Did rape trial serve public interest?
The Crown Prosecution Service's attempts to convict primary-school children of rape have consistently failed. According to court statistics, they have tried six times in the last decade and six times the 10-or-11-year-olds in the dock have been acquitted of that charge.
Yesterday, two more small boys were found not guilty - a divided Old Bailey jury instead convicted them of attempted rape. Their names have been placed on the sex offenders register, a status that is likely to have repercussions on the rest of their lives. They will be sentenced in eight weeks.
Chief Crown Prosecutor, Alison Saunders, stood outside the court yesterday afternoon to justify putting the boys and their eight-year-old victim through the ordeal of a full trial.
"The decision to prosecute was not taken lightly," she insisted, reminding reporters that the CPS has a "duty to prosecute where there is sufficient evidence to do so and a prosecution is in the public interest". This morning, however, some are questioning whether the public interest was served.
Writing in the Daily Telegraph, columnist Philip Johnston asks whether there is "any other country in the world where the pre-pubescent fumblings of children would result in a rape trial?" He regards it as "astonishing" that the little boys were convicted "but even more amazing is that it even came to court at all". It is a view echoed by other commentators today - see this round-up of responses.
Prosecutors in England and Wales are certainly under pressure to take more alleged rapists to court, particularly those accused of unlawful intercourse with a minor - statutory rape. Guidance states that "the public interest requires the prosecution of an offence of unlawful sexual intercourse with a girl under 13 unless exceptional circumstances exist".
So were there "exceptional circumstances" in this case?
Some would argue that the fact the alleged perpetrators were only 10-years-old was just that. The law of statutory rape was clearly not devised to criminalise very young children whose first sexual encounters go too far.
Many rape statutes specify that statutory rape occurs when the complainant is under a certain age but also that the perpetrator is over a certain age. No such distinction applies in England and Wales.
In a speech last year, the Director of Public Prosecutions, Keir Starmer, reminded staff that "the Code for Crown Prosecutors makes clear that the interests of a youth must be considered" when deciding whether it is in the public interest to go ahead with the prosecution of a young child. He also said that prosecutors are obliged by law to "have regard to the welfare of any children appearing in court, whether as defendants or not".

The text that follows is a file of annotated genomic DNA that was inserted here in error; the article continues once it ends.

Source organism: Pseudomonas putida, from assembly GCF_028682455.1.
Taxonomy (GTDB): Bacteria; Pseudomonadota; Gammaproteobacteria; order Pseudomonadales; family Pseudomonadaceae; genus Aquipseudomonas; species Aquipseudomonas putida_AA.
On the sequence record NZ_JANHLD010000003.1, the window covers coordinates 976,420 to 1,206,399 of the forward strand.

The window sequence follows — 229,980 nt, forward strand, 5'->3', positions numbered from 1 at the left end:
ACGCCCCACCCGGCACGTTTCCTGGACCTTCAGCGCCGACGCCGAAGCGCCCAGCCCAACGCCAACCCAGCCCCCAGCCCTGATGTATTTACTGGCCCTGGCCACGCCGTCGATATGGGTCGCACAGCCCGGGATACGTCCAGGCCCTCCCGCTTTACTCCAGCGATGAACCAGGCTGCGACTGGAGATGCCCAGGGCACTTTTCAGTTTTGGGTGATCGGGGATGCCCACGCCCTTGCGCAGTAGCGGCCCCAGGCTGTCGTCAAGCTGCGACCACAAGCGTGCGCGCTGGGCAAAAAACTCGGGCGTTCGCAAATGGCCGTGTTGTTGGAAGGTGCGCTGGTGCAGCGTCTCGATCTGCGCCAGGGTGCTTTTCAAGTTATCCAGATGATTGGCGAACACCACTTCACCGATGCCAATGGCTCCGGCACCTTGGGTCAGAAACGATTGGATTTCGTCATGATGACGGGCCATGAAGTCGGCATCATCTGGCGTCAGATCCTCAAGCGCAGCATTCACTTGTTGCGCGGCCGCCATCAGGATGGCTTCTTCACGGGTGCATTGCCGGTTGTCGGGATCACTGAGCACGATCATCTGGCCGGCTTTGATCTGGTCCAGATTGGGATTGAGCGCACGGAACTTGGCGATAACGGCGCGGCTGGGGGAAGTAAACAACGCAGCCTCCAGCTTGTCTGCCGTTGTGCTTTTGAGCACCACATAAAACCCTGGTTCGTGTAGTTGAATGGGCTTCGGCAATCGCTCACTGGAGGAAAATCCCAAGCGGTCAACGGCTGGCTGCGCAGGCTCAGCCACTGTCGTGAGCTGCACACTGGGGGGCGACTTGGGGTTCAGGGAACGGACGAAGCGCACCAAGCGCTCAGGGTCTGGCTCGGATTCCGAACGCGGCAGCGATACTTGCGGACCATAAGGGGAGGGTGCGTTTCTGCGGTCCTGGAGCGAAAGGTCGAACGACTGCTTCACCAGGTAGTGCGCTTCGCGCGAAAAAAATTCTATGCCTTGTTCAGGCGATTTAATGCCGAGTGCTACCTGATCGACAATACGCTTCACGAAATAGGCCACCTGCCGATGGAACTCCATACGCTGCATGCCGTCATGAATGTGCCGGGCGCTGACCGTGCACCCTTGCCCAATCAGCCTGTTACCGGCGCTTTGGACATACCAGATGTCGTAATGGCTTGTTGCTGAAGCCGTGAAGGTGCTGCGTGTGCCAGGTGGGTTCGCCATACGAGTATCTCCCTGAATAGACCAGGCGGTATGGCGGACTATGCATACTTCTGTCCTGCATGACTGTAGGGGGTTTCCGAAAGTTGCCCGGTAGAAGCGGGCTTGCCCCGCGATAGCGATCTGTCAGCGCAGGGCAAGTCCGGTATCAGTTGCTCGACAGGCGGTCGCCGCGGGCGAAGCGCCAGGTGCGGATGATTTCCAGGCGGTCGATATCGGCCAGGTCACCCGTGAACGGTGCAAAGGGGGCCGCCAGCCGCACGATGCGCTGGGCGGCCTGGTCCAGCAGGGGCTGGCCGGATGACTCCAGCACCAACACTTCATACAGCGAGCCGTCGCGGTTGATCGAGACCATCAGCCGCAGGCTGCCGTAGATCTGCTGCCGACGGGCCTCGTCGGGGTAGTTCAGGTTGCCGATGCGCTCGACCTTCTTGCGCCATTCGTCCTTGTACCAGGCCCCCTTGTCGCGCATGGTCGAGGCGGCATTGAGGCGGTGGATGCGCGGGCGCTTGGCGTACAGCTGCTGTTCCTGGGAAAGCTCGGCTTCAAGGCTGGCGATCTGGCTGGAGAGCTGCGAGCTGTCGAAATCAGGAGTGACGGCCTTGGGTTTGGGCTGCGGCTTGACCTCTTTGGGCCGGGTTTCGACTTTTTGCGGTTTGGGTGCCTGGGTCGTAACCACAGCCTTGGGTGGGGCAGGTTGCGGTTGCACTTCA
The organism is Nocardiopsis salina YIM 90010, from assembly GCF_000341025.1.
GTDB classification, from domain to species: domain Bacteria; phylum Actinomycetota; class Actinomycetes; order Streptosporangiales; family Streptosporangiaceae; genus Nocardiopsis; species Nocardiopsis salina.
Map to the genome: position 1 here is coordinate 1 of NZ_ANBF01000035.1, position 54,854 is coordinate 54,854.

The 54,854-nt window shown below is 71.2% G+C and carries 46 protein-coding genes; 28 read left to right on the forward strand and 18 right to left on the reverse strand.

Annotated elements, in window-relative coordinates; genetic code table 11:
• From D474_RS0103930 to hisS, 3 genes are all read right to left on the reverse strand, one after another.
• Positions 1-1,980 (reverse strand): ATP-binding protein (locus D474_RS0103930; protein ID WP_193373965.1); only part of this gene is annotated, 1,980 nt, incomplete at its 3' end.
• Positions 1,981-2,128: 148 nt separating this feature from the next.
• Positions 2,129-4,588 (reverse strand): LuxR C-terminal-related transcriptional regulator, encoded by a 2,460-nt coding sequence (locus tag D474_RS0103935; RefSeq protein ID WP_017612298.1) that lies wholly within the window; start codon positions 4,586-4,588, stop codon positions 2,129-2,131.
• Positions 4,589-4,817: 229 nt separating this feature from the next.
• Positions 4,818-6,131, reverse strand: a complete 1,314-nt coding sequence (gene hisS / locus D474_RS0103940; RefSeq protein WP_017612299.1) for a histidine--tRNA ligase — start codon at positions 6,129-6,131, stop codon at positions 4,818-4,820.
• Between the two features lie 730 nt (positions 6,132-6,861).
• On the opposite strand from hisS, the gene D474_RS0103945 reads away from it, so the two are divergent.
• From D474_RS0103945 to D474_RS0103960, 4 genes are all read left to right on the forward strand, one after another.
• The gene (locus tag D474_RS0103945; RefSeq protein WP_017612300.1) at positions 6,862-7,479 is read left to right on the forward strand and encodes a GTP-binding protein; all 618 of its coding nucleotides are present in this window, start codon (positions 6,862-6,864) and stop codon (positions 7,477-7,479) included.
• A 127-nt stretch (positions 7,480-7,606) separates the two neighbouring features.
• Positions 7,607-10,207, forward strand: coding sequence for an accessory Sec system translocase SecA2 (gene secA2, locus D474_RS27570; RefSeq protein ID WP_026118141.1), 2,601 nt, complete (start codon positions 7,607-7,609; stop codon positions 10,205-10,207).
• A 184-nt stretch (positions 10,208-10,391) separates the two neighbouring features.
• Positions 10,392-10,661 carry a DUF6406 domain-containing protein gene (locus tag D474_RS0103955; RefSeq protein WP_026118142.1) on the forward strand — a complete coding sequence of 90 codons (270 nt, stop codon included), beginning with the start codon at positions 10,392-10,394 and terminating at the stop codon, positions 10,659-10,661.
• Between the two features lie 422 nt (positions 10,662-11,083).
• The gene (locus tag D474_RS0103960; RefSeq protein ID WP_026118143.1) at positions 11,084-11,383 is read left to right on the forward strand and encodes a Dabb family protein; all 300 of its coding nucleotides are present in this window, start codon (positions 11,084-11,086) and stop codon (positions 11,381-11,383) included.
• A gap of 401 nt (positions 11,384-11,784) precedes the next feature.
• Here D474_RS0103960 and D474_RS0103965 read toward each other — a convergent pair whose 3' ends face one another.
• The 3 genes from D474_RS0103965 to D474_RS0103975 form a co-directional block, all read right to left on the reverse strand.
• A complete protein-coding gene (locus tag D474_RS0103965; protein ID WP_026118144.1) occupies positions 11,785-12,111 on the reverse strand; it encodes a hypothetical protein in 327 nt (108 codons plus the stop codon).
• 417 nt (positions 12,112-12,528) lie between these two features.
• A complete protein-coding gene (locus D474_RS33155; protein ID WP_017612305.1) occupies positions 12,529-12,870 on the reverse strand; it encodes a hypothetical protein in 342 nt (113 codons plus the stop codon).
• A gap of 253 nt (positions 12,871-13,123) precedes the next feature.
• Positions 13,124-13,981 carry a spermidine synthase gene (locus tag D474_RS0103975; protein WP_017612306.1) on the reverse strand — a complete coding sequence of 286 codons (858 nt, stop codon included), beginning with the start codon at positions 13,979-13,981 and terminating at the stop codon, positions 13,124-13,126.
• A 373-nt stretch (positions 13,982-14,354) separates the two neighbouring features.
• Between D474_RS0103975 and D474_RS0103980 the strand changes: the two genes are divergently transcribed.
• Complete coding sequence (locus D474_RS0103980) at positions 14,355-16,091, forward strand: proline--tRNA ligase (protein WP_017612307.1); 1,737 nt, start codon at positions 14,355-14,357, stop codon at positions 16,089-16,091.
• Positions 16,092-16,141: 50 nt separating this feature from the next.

He pointed out that "England and Wales has one of the lowest ages of criminal responsibility in the world, much lower than in the majority of our European counterparts".
Few other Western nations would even consider prosecuting a 10-year-old for any crime, never mind statutory rape.
"For example in the Scandinavian nations the age of criminal responsibility is 15, in Portugal and Spain it is 16, and in Belgium and Luxembourg it is 18," Mr Starmer said. Having taken the decision to treat very young children as criminally responsible for their actions in Britain (the age of criminal responsibility in Scotland is currently eight), the youth prosecutor "makes important decisions regarding outcomes for very young offenders that are made by care and social services agencies in most European countries," Mr Starmer told his audience.
The fact that the boys were accused of "statutory rape" raises further questions. The issue of consent from the eight-year-old girl did not apply in this case because the law assumes she is too young to give it. The jury did not need to consider whether this was a game of "doctors and nurses" that got out of hand, or even whether the girl had participated or encouraged the activities.
Their conclusion was simply that the boys tried and failed to have intercourse with her. With very young defendants there must be a question as to whether they can be expected to have an understanding of the complexities of the law in this area. It is one thing to "know right from wrong" but another to understand that the criminal justice system would regard touching private parts with a play-mate as potentially a matter which risks years in jail and a lifetime on the sex offenders register.
The CPS code reminds prosecutors that the Crime and Disorder Act 1998 states "it shall be the principal aim of the youth justice system to prevent offending by children and young persons". The reason for taking children to court is primarily to stop them breaking the law in future, not simply for retribution or to punish misdemeanours in the past.
As the act makes clear, that preventive approach "provides a new guiding principle to which all agencies and individuals can relate their work and responsibilities". So a further question for the CPS is whether prosecution in this case made it less likely that the two boys will re-offend.
"I don't think anyone who has sat through this trial would think for a moment that the system that we employ is ideal," the judge, Mr Justice Saunders, said. He was reflecting on the proceedings but his remark has been seized upon by those who think the case should never have come to court in the first place.